Official reprint from UpToDate®
www.uptodate.com ©2017 UpToDate, Inc. and/or its affiliates. All Rights Reserved.

Opioid withdrawal in adolescents

Shan Yin, MD, MPH
Section Editor
Michele M Burns, MD, MPH
Deputy Editor
James F Wiley, II, MD, MPH


Opioids have analgesic and central nervous system (CNS) depressant effects and the potential to cause euphoria. Morphine is the prototypic opioid. Heroin is a derivative of morphine and is a commonly abused opioid.

Opioids are effective in the treatment of acute and chronic pain as analgesics and sedatives and as anesthetic agents. They have the potential to be abused for these effects and the associated feeling of euphoria.

The epidemiology, pharmacology, clinical manifestations, and management of opioid withdrawal in adolescents are reviewed here. Opioid withdrawal in the neonate; acute opioid intoxication in children and adolescents; and opioid abuse, intoxication, withdrawal, and treatment in adults are discussed separately:

(See "Neonatal abstinence syndrome".)

(See "Opioid use disorder: Epidemiology, pharmacology, clinical manifestations, course, screening, assessment, and diagnosis".)

To continue reading this article, you must log in with your personal, hospital, or group practice subscription. For more information on subscription options, click below on the option that best describes you:

Subscribers log in here

Literature review current through: Nov 2017. | This topic last updated: Sep 18, 2017.
The content on the UpToDate website is not intended nor recommended as a substitute for medical advice, diagnosis, or treatment. Always seek the advice of your own physician or other qualified health care professional regarding any medical questions or conditions. The use of this website is governed by the UpToDate Terms of Use ©2017 UpToDate, Inc.
  1. McCabe SE, West BT, Teter CJ, Boyd CJ. Medical and nonmedical use of prescription opioids among high school seniors in the United States. Arch Pediatr Adolesc Med 2012; 166:797.
  2. Whiteside LK, Walton MA, Bohnert AS, et al. Nonmedical prescription opioid and sedative use among adolescents in the emergency department. Pediatrics 2013; 132:825.
  3. Fortuna RJ, Robbins BW, Caiola E, et al. Prescribing of controlled medications to adolescents and young adults in the United States. Pediatrics 2010; 126:1108.
  4. Substance Abuse and Mental Health Services Administration OoAS. Treatment Episode Data Set (TEDS). 1998 - 2008. National Admissions to Substance Abuse Treatment Services,. Rockville, MD: DASIS Series: S-50, HHS Publication No. (SMA) 09-4471; 2010.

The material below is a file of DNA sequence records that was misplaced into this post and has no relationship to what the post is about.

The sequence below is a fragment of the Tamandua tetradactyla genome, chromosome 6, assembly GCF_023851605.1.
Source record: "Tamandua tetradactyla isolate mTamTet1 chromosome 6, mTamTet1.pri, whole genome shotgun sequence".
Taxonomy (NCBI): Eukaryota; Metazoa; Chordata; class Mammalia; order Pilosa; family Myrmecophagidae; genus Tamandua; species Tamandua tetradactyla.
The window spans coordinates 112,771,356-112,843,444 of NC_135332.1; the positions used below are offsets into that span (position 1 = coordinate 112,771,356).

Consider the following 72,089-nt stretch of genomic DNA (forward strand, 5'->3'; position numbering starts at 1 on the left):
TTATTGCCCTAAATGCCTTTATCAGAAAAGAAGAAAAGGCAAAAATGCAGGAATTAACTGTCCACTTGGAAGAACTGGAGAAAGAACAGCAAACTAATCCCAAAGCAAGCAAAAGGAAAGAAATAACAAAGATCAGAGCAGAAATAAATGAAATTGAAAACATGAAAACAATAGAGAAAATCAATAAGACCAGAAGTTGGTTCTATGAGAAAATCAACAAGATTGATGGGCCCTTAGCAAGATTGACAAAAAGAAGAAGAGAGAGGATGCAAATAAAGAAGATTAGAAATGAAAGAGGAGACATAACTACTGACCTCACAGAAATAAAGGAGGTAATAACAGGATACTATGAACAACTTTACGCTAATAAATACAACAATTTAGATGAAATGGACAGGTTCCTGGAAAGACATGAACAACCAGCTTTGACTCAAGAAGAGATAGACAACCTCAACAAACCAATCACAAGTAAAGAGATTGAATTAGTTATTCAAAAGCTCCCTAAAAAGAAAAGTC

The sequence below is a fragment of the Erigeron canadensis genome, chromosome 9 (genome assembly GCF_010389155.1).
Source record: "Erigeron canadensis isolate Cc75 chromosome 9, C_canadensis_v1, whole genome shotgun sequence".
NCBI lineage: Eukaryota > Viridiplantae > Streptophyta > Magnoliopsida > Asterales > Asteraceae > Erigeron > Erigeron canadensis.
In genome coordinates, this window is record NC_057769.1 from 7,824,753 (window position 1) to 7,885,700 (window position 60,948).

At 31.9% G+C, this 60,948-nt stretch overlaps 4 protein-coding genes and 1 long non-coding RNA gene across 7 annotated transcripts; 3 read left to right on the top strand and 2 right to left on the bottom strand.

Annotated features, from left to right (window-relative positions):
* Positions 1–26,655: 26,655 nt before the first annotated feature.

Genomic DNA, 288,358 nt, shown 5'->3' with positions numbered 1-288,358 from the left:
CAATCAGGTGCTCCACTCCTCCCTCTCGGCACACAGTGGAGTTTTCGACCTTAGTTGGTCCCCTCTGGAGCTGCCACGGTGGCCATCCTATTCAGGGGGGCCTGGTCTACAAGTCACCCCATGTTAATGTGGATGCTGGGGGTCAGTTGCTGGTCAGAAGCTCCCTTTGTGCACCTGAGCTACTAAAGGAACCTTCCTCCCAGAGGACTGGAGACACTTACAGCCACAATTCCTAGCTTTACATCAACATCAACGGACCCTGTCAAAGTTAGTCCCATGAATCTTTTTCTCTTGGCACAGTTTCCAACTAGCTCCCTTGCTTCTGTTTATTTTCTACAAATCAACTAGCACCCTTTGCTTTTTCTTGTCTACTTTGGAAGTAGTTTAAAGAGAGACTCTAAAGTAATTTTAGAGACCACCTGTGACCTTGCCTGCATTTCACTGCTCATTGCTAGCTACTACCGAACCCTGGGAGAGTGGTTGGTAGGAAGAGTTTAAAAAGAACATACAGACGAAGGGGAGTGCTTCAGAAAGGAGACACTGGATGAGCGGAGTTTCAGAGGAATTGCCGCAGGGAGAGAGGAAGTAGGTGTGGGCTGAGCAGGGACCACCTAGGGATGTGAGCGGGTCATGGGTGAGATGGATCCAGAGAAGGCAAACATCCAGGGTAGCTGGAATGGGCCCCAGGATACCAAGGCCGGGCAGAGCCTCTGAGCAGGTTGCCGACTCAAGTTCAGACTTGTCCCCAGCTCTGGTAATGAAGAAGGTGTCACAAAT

5. Brands B, Paglia-Boak A, Sproule BA, et al. Nonmedical use of opioid analgesics among Ontario students. Can Fam Physician 2010; 56:256.
  6. UK Focal Point on Drugs. United Kingdom Drug Situation 2012 Edition. London. http://www.nwph.net/ukfocalpoint/writedir/userfiles/file/Report%202012/REPORT2012FINAL.pdf. (Accessed on March 06, 2014).
  7. EMCDDA. Annual Report 2012. The State of the Drugs Problem in Europe. Luxembourg: Publications Office of the European Union.
  8. UNODC. World Drug Report 2013. Vienna, Austria: United Nations publication, Sales No E.13.XI.6.
  9. Williams JT, Christie MJ, Manzoni O. Cellular and synaptic adaptations mediating opioid dependence. Physiol Rev 2001; 81:299.
  10. Mazei-Robison MS, Nestler EJ. Opiate-induced molecular and cellular plasticity of ventral tegmental area and locus coeruleus catecholamine neurons. Cold Spring Harb Perspect Med 2012; 2:a012070.
  11. Kosten TR, George TP. The neurobiology of opioid dependence: implications for treatment. Sci Pract Perspect 2002; 1:13.
  12. Kreek MJ, Koob GF. Drug dependence: stress and dysregulation of brain reward pathways. Drug Alcohol Depend 1998; 51:23.
  13. Minozzi S, Amato L, Davoli M. Detoxification treatments for opiate dependent adolescents. Cochrane Database Syst Rev 2014; :CD006749.
  14. Hovens JG, Cantwell DP, Kiriakos R. Psychiatric comorbidity in hospitalized adolescent substance abusers. J Am Acad Child Adolesc Psychiatry 1994; 33:476.
  15. Schwartz RH. Adolescent heroin use: a review. Pediatrics 1998; 102:1461.
  16. Deykin EY, Buka SL, Zeena TH. Depressive illness among chemically dependent adolescents. Am J Psychiatry 1992; 149:1341.
  17. Hoffmann, NG, Miller, NS. Treatment outcomes for abstinence-based programs. Psychiatr Ann 1992; 22:401.
  18. Smith DE, Schwartz RH, Gutgesell ME. Rehabilitation of chemically-dependent adolescents: a follow-up survey (abstract). Am J Dis Child 1989; 143:413.
  19. Spear SF, Ciesla JR, Skala SY. Relapse patterns among adolescents treated for chemical dependency. Subst Use Misuse 1999; 34:1795.
  20. Landry, MJ. Overview of addiction treatment effectiveness. Pub. No. (SMA) 96-3081. Rockville, MD: Substance abuse and mental health services administration, 1996.
  21. Hadland SE, Wharam JF, Schuster MA, et al. Trends in Receipt of Buprenorphine and Naltrexone for Opioid Use Disorder Among Adolescents and Young Adults, 2001-2014. JAMA Pediatr 2017; 171:747.
  22. Ward J, Hall W, Mattick RP. Role of maintenance treatment in opioid dependence. Lancet 1999; 353:221.
  23. Marsch LA, Bickel WK, Badger GJ, et al. Comparison of pharmacological treatments for opioid-dependent adolescents: a randomized controlled trial. Arch Gen Psychiatry 2005; 62:1157.
  24. Woody GE, Poole SA, Subramaniam G, et al. Extended vs short-term buprenorphine-naloxone for treatment of opioid-addicted youth: a randomized trial. JAMA 2008; 300:2003.
  25. Hopfer CJ, Khuri E, Crowley TJ, Hooks S. Adolescent heroin use: a review of the descriptive and treatment literature. J Subst Abuse Treat 2002; 23:231.
  26. National Institute on Drug Abuse. National Results on Drug Use From Monitoring the Future Study, 1975-1992. NIH publication 93-3597, 199.